A Social History of Kona
|Interviewee||Collection Sort descending||Description||Interviewer||Date of Interview||Location of Interview||Affiliation|
|Margaret Spinney||A Social History of Kona||
Margaret (Kamaka) Spinney was born on September 26, 1910, in Kalaoa, North Kana, Hawaii. She was the daughter of Jacob Palakiko Kamaka and Kalua Pimoe Makahi, who were lau hala weavers. In 1930, Margaret moved to Kailua, Kana, where she worked as a coffee bean sorter at the American Factors coffee mill. A year later, she married Arthur Spinney, a commercial fisherman. In 1937, they moved to Oahu, where Arthur began working as a parks keeper in Nanakuli. Ten years later, they returned to Kana.
|Larry L. Kimura||Kalaoa, HI||University of Hawaiʻi at Mānoa Center for Oral History|
|Katherine "Nina" Kalaiwaa||A Social History of Kona||
Katherine "Nina" Kalaiwa'a was born on July 28, 1910, in Ke'ei, South Kana, Hawaii to parents Victor Kukua Kalua and Veronica Keawe. She attended Napoopoo School and held a variety of jobs throughout her life, including housekeeper, babysitter, plantation worker, castor bean picker, coffee farmer, and lau hala weaver. Between 1932 and 1948, while living in Honolulu, she worked as a waitress and a pineapple cannery worker. Later in life, she became a resident of Honokohau, North Kana, and was active in various Hawaiian clubs and senior citizens' groups.
|Larry L. Kimura, Ray Kala Enos||Honokohau, HI||University of Hawaiʻi at Mānoa Center for Oral History|
|Gabriel Ka'eo||A Social History of Kona||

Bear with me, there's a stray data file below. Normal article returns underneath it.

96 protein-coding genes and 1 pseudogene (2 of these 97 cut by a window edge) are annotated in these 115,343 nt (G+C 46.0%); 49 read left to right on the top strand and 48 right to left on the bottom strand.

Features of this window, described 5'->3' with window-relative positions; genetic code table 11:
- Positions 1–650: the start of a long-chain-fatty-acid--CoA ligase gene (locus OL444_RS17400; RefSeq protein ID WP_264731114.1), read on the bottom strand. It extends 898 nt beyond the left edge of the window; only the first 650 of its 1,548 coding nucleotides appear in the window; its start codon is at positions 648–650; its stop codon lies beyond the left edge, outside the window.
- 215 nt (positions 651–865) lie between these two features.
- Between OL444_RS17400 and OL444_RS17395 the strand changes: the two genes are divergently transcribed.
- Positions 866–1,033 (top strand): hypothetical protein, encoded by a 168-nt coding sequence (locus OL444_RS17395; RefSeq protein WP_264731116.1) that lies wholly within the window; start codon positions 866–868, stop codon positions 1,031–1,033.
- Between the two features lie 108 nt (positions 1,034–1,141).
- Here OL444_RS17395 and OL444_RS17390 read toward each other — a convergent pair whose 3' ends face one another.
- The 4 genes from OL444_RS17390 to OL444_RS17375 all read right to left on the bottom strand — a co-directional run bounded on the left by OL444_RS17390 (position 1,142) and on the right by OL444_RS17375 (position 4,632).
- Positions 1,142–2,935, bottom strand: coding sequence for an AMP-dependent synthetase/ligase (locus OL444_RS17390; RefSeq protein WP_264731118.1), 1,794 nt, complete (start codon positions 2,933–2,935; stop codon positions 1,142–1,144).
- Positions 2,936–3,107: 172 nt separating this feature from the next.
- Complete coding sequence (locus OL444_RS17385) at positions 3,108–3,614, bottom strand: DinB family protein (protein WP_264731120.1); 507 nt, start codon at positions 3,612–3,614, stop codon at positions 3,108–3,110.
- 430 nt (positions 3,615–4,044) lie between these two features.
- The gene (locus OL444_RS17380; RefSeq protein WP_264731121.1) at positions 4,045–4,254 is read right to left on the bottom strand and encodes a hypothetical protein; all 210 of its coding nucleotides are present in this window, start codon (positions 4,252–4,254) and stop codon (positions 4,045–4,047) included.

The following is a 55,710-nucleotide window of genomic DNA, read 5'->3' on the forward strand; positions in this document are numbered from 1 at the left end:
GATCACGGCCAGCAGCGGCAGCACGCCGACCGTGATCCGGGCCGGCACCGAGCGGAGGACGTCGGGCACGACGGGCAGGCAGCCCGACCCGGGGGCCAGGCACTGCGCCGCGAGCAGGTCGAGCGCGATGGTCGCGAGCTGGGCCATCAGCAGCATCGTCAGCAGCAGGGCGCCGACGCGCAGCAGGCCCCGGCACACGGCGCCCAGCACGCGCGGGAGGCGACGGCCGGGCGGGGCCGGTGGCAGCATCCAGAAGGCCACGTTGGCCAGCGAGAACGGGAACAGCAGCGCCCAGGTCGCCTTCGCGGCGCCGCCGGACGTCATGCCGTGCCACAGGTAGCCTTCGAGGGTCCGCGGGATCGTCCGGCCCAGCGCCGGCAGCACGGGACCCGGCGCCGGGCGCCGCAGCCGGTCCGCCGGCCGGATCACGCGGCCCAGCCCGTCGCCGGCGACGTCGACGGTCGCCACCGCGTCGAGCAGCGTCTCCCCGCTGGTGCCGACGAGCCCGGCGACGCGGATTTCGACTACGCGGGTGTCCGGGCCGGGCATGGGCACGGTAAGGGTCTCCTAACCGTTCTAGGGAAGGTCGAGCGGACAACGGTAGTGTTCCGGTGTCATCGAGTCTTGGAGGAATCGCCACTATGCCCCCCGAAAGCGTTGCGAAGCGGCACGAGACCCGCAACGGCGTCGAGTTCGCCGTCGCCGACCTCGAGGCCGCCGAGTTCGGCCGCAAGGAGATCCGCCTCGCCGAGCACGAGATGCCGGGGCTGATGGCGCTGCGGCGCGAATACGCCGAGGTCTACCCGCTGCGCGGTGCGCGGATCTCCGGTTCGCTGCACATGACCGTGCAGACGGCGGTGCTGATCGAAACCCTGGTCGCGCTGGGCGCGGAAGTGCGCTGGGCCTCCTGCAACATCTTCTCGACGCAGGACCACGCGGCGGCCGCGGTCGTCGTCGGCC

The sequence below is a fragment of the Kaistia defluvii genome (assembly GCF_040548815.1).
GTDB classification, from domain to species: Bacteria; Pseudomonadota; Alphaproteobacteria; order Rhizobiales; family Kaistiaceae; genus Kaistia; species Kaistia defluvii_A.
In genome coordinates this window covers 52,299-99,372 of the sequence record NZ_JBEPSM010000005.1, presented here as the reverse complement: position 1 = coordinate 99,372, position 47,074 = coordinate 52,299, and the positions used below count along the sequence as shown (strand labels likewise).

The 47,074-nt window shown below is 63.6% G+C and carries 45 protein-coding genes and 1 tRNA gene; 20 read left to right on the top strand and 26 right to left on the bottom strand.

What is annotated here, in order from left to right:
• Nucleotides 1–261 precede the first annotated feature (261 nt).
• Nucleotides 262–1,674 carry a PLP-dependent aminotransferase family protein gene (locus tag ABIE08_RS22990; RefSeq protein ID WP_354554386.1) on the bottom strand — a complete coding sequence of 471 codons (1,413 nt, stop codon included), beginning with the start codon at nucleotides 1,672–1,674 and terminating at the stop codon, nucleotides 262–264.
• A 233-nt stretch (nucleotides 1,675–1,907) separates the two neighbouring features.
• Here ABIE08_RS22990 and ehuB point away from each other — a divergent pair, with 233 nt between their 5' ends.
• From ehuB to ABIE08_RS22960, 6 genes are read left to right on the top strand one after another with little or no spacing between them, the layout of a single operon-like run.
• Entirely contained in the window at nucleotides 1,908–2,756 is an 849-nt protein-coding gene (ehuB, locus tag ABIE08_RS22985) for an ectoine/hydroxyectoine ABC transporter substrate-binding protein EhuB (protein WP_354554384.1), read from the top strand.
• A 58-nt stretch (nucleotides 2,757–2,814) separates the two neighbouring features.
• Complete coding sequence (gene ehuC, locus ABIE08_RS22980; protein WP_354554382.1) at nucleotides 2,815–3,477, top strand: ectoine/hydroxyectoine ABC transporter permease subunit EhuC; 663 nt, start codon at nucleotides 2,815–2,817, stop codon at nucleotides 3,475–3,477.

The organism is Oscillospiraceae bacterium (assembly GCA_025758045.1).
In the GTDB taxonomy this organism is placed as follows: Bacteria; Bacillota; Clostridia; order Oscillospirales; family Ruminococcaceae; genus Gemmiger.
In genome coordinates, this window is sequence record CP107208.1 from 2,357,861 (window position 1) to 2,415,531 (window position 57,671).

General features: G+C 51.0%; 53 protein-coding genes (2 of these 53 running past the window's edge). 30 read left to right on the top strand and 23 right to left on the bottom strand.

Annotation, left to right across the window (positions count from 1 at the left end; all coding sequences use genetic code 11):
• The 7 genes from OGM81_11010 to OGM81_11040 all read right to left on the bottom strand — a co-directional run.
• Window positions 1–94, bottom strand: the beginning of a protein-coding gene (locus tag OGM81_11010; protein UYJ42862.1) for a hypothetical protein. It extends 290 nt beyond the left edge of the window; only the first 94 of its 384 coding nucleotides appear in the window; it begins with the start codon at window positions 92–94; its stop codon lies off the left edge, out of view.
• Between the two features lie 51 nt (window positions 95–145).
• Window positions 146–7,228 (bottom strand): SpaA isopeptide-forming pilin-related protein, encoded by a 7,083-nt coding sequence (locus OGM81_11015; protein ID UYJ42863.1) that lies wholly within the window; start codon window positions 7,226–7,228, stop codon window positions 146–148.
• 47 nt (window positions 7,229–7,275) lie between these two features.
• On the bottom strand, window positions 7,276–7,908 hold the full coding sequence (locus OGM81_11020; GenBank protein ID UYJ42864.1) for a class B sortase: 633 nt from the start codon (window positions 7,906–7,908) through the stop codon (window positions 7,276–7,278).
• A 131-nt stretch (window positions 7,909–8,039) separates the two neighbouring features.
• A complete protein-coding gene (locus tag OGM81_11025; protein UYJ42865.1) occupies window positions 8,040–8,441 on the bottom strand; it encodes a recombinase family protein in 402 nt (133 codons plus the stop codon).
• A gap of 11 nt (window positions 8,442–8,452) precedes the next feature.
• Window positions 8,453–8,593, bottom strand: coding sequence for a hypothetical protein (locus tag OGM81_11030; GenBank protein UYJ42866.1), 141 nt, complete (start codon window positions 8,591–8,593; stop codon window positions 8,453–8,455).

Gabriel Ka'eo, a native Hawaiian, was born on February 18, 1903, in Wai'ea, South Kana, Hawaii. His parents were Jones Emmanuel Ka'eo and Harriet Kamoku. Throughout his life, Gabriel lived in various places including Kealia, Hookena, Kana, and Honolulu. He held a variety of jobs such as a sugar plantation laborer, coffee picker, stevedore, contractor, and a stone wall builder. In 1926, he married Katherine Ka'ai and they had two children. As of the time of the interview in 1980, Gabriel was residing in Hookena.
|Larry L. Kimura||Kealakekua, HI||University of Hawaiʻi at Mānoa Center for Oral History|
|Fred Iona||A Social History of Kona||
Fred Iona, a Hawaiian-Portuguese farmer, was born on March 19, 1899, in Pahoehoe, South Kana, Hawaii. He was the youngest of eight children, and his father was a teacher at Alae School. Iona left school after the fourth grade to work on the Magoon Ranch in Pahoehoe. He eventually acquired his own land and cultivated various crops, including 'awa, banana, macadamia nuts, and peanuts. Iona is an active member of the Macadamia Nut Growers Association and continues to farm his land.
|Ray Kala Enos||,||Pahoehoe, HI||University of Hawaiʻi at Mānoa Center for Oral History|
|Amoe Giugni||A Social History of Kona||
Amoe Giugni, a Hawaiian-Chinese woman, was born in 1894 in Kahaluu, North Kana, Hawaii. Her father, Lee Sam, also known as Akamu by the Hawaiians, was a Chinese immigrant who owned a store and tailoring business . Her mother, Kipola, was a native Hawaiian from Kona who wove and sold lau hala products. From a young age, Amoe learned about fishing, lau hala weaving, and other Hawaiian practices. She continued to reside in Kahaluu into her late 80s.
|Ray Kala Enos||Kahalu'u, Hawaii||University of Hawaiʻi at Mānoa Center for Oral History|
|Martina Fuentevilla||A Social History of Kona||
Martina Kekuewa Fuentevilla, a lifelong resident of Kona, Hawaii, was born on September 30, 1908, in Honaunau, South Kona, Hawaii. Raised by her kahu hanai, a system of guardianship commonly practiced in Hawaii, she lived separately from her mother, who resided with Martina's grandparent. Throughout her life, Martina held various jobs, including a coffee picker, tobacco stringer, hat weaver, and entertainer. She began her career as an entertainer at a young age, playing music with her aunt, Mrs. Kelekolio. In 1927, she married Leon Labadios Fuentevilla, with whom she had six children.
|Larry L. Kimura||, ,||Honaunau, HI||University of Hawaiʻi at Mānoa Center for Oral History|